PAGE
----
Thanks to the symbiotic interaction with rhizobia many legumes are important natural fertilizers and pioneer plants on eroded soils. This plant-bacteria interaction leads to formation of root nodules in which differentiated rhizobia, alias bacteroids, fix nitrogen in return for C- and energy sources. Medicago truncatula and Lotus japonicus are considered as model legumes for the research on indeterminate en determinate nodule formation and development respectively. In chapter 1, an overview is given of the current knowledge on the nodulation process in model legumes, covering molecular players in nodule initiation and nitrogen fixation, description of the different stages of nodulation, involvement of hormones, autoregulation mechanisms and tools to study legumes. Based on the numerous transcription factors present in plant genomes, transcriptional gene regulation might constitute an important element to control plant processes including nodulation and identifying their role and target genes will help to elucidate complex gene networks. Within the nodulation process, several TFs were identified which regulate pathways leading to nodule formation and nodule functioning. In this study, the role of three transcription factors in nodulation and other plant developmental pathways was investigated in Medicago truncatula. In chapter 2 we focus on an AP2 domain containing transcription factor, MtRAP2.4, which was upregulated during nodule senescence and is a member of the DREB (dehydratation responsive elelement binding) subgroup of AP2 transcription factors. We performed an expression analysis, functional analysis and a micro-array analysis in order to define its role in the (later stages of the) nodulation process. Moreover, its role during nodulation in relation to stress is discussed. In chapter 3, the analysis of a basic leucine zipper (bZIP) transcription factor, MtATB2, is presented and discussed. Because this gene has a close homologue in A. thaliana from which the expression is strongly regulated by sucrose, we analyzed its expression not only during nodule senescence but also upon sucrose application. Moreover, the function of the gene is analyzed by modulating its expression level by ectopic expression and RNAi analysis. Whereas previous transcription factors were selected based on their upregulation in aging nodules, a third transcription factor, MtNAC1 was investigated based on its homology with AtNAC1 and the similarities between lateral root formation - in which AtNAC1 was involved - and nodule formation. The role of MtNAC1 in both processes is analyzed and discussed in chapter 4. Throughout this study, we frequently used the A. rhizogenes transformation method in order to obtain transgenic roots. Based on our experiences with this technique, we summarized tips and tricks in chapter 5 which might increase the efficiency of this transformation method.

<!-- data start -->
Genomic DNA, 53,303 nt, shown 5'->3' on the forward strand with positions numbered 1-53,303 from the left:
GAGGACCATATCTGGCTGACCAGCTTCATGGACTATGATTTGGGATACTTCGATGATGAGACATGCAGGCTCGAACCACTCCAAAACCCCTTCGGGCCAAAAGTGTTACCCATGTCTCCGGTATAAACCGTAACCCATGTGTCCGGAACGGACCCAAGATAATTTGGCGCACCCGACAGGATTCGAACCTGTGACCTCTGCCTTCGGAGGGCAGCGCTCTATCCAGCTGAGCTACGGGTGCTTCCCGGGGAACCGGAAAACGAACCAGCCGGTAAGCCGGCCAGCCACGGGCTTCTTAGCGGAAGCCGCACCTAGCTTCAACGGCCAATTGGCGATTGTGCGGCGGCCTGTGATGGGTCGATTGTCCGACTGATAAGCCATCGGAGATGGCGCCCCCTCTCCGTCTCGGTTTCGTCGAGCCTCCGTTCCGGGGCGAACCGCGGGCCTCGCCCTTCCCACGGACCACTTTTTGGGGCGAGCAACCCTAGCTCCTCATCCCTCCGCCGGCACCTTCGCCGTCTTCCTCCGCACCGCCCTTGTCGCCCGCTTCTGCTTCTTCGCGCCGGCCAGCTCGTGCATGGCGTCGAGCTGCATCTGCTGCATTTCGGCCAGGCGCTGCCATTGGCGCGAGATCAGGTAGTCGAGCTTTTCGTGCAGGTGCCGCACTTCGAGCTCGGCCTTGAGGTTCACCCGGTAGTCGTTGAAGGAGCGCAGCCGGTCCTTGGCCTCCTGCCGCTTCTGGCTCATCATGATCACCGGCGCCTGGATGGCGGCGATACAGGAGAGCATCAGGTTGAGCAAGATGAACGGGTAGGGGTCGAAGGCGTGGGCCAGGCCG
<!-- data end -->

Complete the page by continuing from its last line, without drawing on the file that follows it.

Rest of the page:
Please use this url to cite or link to this publication: